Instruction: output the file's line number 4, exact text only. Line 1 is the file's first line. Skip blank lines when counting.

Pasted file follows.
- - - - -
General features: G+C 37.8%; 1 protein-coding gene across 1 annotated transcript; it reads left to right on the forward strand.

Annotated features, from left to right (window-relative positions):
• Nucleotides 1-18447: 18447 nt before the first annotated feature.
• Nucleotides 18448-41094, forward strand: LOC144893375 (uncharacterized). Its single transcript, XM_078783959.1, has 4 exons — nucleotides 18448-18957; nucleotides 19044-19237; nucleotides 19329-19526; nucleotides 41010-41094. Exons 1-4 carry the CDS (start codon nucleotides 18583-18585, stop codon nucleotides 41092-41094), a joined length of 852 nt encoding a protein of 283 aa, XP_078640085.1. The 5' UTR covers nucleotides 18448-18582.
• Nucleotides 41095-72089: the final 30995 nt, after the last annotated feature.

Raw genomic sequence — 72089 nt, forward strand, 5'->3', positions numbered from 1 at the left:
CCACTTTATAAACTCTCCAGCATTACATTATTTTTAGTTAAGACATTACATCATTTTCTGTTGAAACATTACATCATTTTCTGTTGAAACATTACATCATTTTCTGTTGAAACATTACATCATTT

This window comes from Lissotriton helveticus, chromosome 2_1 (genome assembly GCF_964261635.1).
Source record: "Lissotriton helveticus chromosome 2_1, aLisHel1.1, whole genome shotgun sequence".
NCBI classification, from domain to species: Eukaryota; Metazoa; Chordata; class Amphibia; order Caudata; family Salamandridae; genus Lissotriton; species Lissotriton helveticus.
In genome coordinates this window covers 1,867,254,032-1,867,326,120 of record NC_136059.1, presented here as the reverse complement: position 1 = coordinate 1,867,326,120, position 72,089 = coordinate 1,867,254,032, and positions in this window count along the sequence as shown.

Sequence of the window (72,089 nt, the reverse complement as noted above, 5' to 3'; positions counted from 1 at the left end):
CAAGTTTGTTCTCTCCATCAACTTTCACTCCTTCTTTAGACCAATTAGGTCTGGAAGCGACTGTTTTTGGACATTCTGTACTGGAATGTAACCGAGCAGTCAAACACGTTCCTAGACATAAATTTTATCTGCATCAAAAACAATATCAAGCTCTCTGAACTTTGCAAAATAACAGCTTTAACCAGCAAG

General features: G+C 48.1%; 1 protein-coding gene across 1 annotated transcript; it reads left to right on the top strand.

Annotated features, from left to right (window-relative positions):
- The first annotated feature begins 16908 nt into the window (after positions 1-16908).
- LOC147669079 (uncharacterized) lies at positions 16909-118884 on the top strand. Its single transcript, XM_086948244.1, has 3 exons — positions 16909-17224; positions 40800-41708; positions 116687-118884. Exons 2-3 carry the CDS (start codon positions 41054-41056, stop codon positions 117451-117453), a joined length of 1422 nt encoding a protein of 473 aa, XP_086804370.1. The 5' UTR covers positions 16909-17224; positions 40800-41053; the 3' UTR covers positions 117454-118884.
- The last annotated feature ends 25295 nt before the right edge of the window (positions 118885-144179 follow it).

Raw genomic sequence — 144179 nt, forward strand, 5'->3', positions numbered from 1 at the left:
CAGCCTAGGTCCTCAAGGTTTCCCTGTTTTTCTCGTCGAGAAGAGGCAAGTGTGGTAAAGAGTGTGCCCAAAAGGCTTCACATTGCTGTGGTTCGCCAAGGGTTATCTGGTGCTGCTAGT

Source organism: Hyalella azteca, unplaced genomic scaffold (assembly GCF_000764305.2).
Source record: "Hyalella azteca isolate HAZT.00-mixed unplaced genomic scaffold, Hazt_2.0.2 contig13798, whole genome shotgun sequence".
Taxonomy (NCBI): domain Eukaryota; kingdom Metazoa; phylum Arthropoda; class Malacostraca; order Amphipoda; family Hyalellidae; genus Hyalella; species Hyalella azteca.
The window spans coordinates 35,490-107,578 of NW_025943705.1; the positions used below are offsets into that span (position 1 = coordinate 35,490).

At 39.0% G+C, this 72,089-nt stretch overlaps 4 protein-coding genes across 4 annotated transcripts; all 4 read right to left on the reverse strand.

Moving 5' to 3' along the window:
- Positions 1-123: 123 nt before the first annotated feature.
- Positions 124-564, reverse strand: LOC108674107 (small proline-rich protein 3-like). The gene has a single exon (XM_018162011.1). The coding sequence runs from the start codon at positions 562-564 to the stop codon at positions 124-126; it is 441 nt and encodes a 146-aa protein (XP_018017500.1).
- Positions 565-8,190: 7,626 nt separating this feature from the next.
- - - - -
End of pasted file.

• Nucleotides 18448-41094, forward strand: LOC144893375 (uncharacterized). Its single transcript, XM_078783959.1, has 4 exons — nucleotides 18448-18957; nucleotides 19044-19237; nucleotides 19329-19526; nucleotides 41010-41094. Exons 1-4 carry the CDS (start codon nucleotides 18583-18585, stop codon nucleotides 41092-41094), a joined length of 852 nt encoding a protein of 283 aa, XP_078640085.1. The 5' UTR covers nucleotides 18448-18582.